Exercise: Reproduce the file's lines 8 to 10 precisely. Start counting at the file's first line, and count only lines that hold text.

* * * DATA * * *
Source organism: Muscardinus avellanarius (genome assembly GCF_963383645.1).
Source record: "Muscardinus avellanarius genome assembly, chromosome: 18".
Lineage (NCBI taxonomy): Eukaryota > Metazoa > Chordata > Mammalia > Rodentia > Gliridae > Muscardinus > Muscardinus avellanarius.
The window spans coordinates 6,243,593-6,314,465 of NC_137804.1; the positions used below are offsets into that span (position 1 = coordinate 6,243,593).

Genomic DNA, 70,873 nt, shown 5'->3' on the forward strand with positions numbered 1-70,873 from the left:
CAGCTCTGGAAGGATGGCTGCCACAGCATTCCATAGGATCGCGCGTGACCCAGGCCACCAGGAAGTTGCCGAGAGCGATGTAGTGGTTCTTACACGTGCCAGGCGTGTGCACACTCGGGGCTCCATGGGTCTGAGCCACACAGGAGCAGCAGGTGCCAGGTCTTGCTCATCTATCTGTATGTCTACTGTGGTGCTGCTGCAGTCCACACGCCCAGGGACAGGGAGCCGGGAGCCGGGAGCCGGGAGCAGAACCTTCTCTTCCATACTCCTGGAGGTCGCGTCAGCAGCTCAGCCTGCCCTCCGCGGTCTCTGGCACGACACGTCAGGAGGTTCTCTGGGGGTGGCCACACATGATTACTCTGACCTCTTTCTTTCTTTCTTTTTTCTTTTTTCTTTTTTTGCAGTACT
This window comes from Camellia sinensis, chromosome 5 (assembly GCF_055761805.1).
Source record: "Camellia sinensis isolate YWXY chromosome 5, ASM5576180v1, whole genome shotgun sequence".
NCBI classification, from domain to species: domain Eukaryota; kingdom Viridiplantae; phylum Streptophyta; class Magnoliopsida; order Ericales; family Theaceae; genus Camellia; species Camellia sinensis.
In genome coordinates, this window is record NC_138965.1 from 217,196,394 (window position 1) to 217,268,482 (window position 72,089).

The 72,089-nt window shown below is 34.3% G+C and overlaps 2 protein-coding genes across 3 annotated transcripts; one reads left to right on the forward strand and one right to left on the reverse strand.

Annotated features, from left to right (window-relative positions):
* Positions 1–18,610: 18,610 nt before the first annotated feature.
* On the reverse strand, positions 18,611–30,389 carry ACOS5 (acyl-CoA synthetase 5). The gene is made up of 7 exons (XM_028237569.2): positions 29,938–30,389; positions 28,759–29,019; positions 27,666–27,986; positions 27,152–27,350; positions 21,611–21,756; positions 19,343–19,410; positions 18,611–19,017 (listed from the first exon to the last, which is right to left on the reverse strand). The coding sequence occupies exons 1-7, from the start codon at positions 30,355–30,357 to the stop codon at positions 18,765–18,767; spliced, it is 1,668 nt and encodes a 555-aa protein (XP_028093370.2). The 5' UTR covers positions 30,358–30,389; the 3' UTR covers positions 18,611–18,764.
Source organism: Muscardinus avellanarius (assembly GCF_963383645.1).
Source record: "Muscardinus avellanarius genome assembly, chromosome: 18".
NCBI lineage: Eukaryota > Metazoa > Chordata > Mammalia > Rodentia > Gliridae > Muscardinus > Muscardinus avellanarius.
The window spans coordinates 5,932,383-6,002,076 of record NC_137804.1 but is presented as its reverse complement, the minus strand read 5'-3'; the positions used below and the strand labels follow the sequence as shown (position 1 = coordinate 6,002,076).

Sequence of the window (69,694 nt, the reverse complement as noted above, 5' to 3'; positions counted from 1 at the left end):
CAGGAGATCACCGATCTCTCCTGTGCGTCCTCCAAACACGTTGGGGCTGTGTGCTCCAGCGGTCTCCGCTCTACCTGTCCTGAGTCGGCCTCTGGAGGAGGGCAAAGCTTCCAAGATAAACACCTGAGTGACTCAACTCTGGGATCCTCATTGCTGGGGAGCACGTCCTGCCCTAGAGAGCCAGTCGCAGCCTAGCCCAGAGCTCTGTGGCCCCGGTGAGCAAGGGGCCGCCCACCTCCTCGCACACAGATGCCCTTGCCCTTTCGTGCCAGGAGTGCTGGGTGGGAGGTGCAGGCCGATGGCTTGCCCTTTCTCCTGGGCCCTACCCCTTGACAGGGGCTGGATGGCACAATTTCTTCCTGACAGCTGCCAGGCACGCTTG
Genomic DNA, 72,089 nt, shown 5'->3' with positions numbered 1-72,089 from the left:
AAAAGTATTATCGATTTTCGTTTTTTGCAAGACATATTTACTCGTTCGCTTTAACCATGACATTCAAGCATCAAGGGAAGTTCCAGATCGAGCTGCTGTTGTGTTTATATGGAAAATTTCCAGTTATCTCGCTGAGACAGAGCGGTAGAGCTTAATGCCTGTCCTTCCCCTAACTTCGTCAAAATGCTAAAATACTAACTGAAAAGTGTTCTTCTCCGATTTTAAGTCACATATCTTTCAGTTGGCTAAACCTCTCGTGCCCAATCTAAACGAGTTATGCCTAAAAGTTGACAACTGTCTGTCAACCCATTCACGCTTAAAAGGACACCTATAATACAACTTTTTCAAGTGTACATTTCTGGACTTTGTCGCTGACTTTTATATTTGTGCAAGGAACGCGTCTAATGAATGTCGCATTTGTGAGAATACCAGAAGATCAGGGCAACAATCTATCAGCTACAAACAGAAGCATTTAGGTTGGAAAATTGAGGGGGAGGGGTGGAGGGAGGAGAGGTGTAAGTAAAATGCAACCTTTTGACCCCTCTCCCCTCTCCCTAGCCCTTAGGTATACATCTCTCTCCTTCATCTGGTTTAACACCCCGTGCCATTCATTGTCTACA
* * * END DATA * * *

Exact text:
Source record: "Camellia sinensis isolate YWXY chromosome 5, ASM5576180v1, whole genome shotgun sequence".
NCBI classification, from domain to species: domain Eukaryota; kingdom Viridiplantae; phylum Streptophyta; class Magnoliopsida; order Ericales; family Theaceae; genus Camellia; species Camellia sinensis.
In genome coordinates, this window is record NC_138965.1 from 217,196,394 (window position 1) to 217,268,482 (window position 72,089).